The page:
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Publisher's Summary

Well beyond the breadth of human existence, major land masses have through the ages reformed into disparate configurations on an inevitable path toward apocalyptic continental collisions. Within that process, our present tectonic reality shows no sign of slowing. Speculation holds, for example, that the African continent will in time overrun what is now the south of Europe. As an aid to perspective, population centers such as Venice and other iconic present-day cities are unlikely to survive what is to us an interminably lengthy natural process. 

In the distant past, the continents were not so separate. The southern portion of the globe was at one time occupied by a “supercontinent” dubbed “Gondwana”, or “Gondwanaland”, that existed 600 million years ago. The mass included present-day South America, Africa, Arabia, Madagascar, India, Australia, and Antarctica. The term “supercontinent” was coined by Austrian geologist Eduard Suess, an expert on the Alps who helped lay the basis for the study of paleography and tectonics. The latter was to replace the “drifting continent” theory with “the study of the architecture of the earth’s outer rocky shell”. In the late Paleozoic Age between 254 to 544 million years in the past, a global supercontinent commonly known as Pangea included the entire masses of Gondwana, Eurasia, and North America as the two northern continents collided. 

Added to the shifting of continents away from what has been theorized as an original “supercontinent”, other natural events have contributed to life’s tenuous existence. The unexpected oceanic covering of dry land masses by sudden seismically-driven tsunamis is more familiar to modern societies, and the sudden destruction wrought by these errant waves brought about by either volcanic action or sub-oceanic landslides is an ever-present danger to coastal communities. But equally perilous are slower alterations caused by climate change, a subject that has only recently begun to gain more attention.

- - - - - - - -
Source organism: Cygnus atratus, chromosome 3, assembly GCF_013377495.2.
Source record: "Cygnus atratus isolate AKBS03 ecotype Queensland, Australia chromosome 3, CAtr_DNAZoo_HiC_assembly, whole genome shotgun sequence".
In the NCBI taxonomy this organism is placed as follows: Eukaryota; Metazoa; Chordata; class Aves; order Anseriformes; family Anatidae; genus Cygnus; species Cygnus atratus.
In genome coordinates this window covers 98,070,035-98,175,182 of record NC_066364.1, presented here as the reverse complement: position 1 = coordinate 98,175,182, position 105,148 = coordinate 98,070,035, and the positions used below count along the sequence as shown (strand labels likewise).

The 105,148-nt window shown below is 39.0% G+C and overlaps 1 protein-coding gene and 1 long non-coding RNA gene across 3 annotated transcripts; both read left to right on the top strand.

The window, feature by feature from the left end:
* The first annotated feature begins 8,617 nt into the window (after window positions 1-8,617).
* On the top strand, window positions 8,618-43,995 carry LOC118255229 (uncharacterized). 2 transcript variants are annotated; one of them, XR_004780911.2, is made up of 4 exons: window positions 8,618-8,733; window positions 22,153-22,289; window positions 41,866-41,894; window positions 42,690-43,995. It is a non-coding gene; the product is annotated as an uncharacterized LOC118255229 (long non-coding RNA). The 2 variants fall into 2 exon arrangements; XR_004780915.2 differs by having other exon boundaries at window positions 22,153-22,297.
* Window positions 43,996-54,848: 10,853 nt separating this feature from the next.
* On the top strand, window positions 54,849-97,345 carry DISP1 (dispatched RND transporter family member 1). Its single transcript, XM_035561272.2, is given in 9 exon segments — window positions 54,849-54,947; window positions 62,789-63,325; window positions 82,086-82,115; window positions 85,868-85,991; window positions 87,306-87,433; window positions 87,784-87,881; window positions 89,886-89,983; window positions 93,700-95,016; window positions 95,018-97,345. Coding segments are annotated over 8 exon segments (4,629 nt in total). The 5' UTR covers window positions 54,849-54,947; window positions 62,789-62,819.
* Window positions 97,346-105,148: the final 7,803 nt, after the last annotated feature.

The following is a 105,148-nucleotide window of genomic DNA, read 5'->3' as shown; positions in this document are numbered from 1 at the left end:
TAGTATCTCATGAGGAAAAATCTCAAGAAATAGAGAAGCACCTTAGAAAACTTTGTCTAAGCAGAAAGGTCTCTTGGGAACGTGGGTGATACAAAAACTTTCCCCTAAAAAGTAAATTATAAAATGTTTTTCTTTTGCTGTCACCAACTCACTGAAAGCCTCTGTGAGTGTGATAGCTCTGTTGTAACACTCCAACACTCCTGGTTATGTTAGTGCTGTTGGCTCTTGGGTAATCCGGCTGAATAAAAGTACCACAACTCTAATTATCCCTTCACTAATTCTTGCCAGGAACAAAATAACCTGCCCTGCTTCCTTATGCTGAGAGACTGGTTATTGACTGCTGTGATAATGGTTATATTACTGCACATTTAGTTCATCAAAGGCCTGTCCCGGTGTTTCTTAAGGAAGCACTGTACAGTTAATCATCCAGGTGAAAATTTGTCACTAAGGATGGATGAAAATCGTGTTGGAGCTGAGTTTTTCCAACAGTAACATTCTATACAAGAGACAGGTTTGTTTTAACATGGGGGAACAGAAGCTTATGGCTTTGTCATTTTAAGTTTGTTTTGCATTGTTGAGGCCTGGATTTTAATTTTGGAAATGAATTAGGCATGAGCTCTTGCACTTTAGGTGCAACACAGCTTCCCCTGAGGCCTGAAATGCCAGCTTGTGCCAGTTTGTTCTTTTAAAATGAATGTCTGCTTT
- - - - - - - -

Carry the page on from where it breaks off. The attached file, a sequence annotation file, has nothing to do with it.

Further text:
On the other hand, the famed “lost city” of Atlantis has been a point of intense interest for thousands of years, and the notion of a submerged civilization is not uncommon. Inundated cities have remained a regular feature of the planet since people developed coastal enclaves a few thousand years ago. The early 20th century theory of a floating land mass was in the decades following Suess’ career eclipsed by the acceptance of tectonic plates and the effects of their relentless friction as one passes under another. Such ongoing action affects not only land masses, but the vast oceans in which they are situated. Relocation of water on a grand scale is common to geological annals as a dominant and dynamic majority element. 

Among the most significant water displacement phenomena in the Western world was Doggerland on the northern European continent. The notable inundation occurred in both a steady and eruptive fashion covering a vast stretch of former tundra, a land bridge between today’s British Isles and the European continent. The event brought about the modern English Channel and an expanded North Sea, and unlike the early supercontinents, the inundation of Doggerland took place after the appearance of people. Incrementally submerged since roughly 18,000 years ago as the climate warmed, the patch of sea between Britain and Europe is the subject of much recent scientific scrutiny. Several fields are participating in the inquiry as to how and why the inundation took place, and the nature of the peoples that settled there. This encompasses earliest man to Neanderthals and on through the Mesolithic prototype of the modern European.

©2021 Charles River Editors (P)2021 Charles River Editors

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